501 N 3rd St, Harrisburg, PA 17120
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8 Pennsylvania State Capitol Rotunda Dome in Harrisburg, Pennsylvania

The Pennsylvania State Capitol is called “the palace of art.” This is an understatement for its lavish interior. The rotunda is charmed with a grand, imperial (two-sided) staircase that is adorned with Romanesque statues holding lite orbs. The number of stunning stained-glass windows, murals, tiles, golden molding and colorful stencils delight the eyes. The four round medallions near the dome’s base represent religion, art, justice, and science. Also shown are two of the four other murals: The Spirit of Vulcan is on the left and the Spirit of Light is on the right.

501 N 3rd St, Harrisburg, PA 17120
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9 Rhode Island State House and Rotunda Dome Composite in Providence, Rhode Island

Two photos of Providence, Rhode Island, are The south façade of the marble dome on the Rhode Island State House built in 1904, and The interior rotunda and dome with its decorative designs, murals and rose-colored, rectangular windows. The Latin words around the dome mean, “Rare felicity (state of happiness) of the times when it is permitted to think as you like and say what you think.”

82 Smith St, Providence, RI 02903
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10 Rhode Island State House Building in Providence, Rhode Island

The Neoclassical style of the Rhode Island State House in Providence is composed of white marble and was finished in 1904. At the peak of the world’s fourth largest, self-supporting dome is a gilded, bronze statue of Independent Man. He represents the freedom associated with Rhode Island being the first colony to declare their independence from Britain in 1776 and later becoming the 13th state on May 29, 1790.

82 Smith St, Providence, RI 02903
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11 South Carolina Capitol Statue of John C. Calhoun in Rotunda in Columbia, South Carolina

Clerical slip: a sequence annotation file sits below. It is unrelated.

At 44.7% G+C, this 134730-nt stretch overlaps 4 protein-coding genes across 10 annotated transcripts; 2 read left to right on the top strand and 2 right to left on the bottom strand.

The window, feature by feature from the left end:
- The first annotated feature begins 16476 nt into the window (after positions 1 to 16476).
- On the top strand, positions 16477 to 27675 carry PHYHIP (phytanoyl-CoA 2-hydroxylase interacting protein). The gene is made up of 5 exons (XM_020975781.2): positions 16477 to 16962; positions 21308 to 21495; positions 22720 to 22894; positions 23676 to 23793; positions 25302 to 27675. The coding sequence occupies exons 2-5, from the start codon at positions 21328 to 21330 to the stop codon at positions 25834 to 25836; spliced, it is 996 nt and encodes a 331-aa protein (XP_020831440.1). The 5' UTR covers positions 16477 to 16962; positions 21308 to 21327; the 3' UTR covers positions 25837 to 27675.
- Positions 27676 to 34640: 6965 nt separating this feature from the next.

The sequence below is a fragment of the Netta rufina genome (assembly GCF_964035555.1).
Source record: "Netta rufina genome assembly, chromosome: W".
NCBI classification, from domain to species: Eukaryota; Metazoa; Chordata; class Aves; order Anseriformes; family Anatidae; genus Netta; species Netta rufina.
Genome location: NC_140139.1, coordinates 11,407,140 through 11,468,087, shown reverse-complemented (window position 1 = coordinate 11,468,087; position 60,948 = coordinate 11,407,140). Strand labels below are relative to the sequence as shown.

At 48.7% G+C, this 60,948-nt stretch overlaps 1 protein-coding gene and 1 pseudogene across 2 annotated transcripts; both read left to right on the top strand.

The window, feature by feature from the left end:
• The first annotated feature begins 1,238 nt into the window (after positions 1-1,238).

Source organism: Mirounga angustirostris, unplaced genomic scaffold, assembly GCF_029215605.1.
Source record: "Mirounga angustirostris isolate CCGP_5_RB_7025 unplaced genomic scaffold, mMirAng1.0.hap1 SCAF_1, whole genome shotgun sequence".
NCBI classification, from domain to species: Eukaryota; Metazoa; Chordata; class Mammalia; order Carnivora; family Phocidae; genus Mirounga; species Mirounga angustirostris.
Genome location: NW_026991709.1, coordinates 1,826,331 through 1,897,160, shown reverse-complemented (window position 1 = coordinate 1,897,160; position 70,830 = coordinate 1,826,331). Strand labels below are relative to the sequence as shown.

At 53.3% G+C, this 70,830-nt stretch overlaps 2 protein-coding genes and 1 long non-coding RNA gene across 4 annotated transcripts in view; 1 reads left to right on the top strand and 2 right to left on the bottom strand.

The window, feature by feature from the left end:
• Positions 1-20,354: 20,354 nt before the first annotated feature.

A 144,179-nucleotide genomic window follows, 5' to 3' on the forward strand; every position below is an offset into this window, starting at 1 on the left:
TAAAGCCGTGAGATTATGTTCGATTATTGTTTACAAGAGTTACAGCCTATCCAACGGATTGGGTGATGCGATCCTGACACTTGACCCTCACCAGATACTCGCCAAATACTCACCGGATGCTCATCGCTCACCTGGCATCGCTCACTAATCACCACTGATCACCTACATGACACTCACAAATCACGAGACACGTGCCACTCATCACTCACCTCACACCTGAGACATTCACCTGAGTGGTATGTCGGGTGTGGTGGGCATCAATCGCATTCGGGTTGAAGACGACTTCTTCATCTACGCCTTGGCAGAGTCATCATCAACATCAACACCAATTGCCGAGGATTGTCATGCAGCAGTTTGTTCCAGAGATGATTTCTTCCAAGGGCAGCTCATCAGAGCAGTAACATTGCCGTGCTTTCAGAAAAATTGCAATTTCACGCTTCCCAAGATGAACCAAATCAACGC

The seventh Vice President of the US, John C. Calhoun, was nicknamed “the cast iron man” for his staunch beliefs of state’s rights, limited government, minority representation and free trade. He was also Secretary of State and War plus a local senator and house member. Now a life-size bronze of him stands in the South Carolina Capitol rotunda. Unfortunately, he was also an advocate for maintaining slavery and succeeding from the Union.

1100 Gervais St, Columbia, SC 29201
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12 South Carolina State House Building in Columbia, South Carolina

During the 56 year construction of the South Carolina State House in Columbia, it was plagued with problems, including poor workmanship, fraud, artillery shells during the Civil War, and poverty during the Reconstruction Era until it was finished in 1907. On the grounds is a statue of Strom Thurmond, who was a US Senator for 48 years and over 100 when he left office. There is also a controversial Confederate flag that waved above the dome since 1962 but was moved to a ground memorial in 2000. In response, a 2013 political spoof claims there is now a Hardee’s restaurant flag atop the dome. South Carolina became the 8th state on May 23, 1788.

1100 Gervais St, Columbia, SC 29201
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13 South Dakota Capitol Rotunda Dome in Pierre, South Dakota

The eye travels 96 feet from the glass and tile rotunda floor to the top of the South Dakota Capitol dome in Pierre. Edward Simmons painted four pendentives (dome arches) like he had for the Minnesota Capitol five years before. The south one in the upper left is called “Motherhood.” The other shows goddess Minerva as “Wisdom, Industry and Mining.” The next stop is a band of ribbons symbolizing government’s eternity. Next are 16 painted alcoves followed by rectangular openings and Victorian stained glass all in a hub and spoke design. It is gorgeous!

500 E Capitol Ave, Pierre, SD 57501
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14 South Dakota State Capitol Building in Pierre, South Dakota

South Dakota was inhabited by the Sioux Indians plus French and European settlers before the Lewis and Clark exploration in 1804. It then became part of the Dakota Territory in 1861 and the 40th state on November 2, 1889. 21 years later, the state capitol was finished in Pierre. It closely resembles Montana’s capitol with a granite and limestone base, Corinthian columns and a copper dome.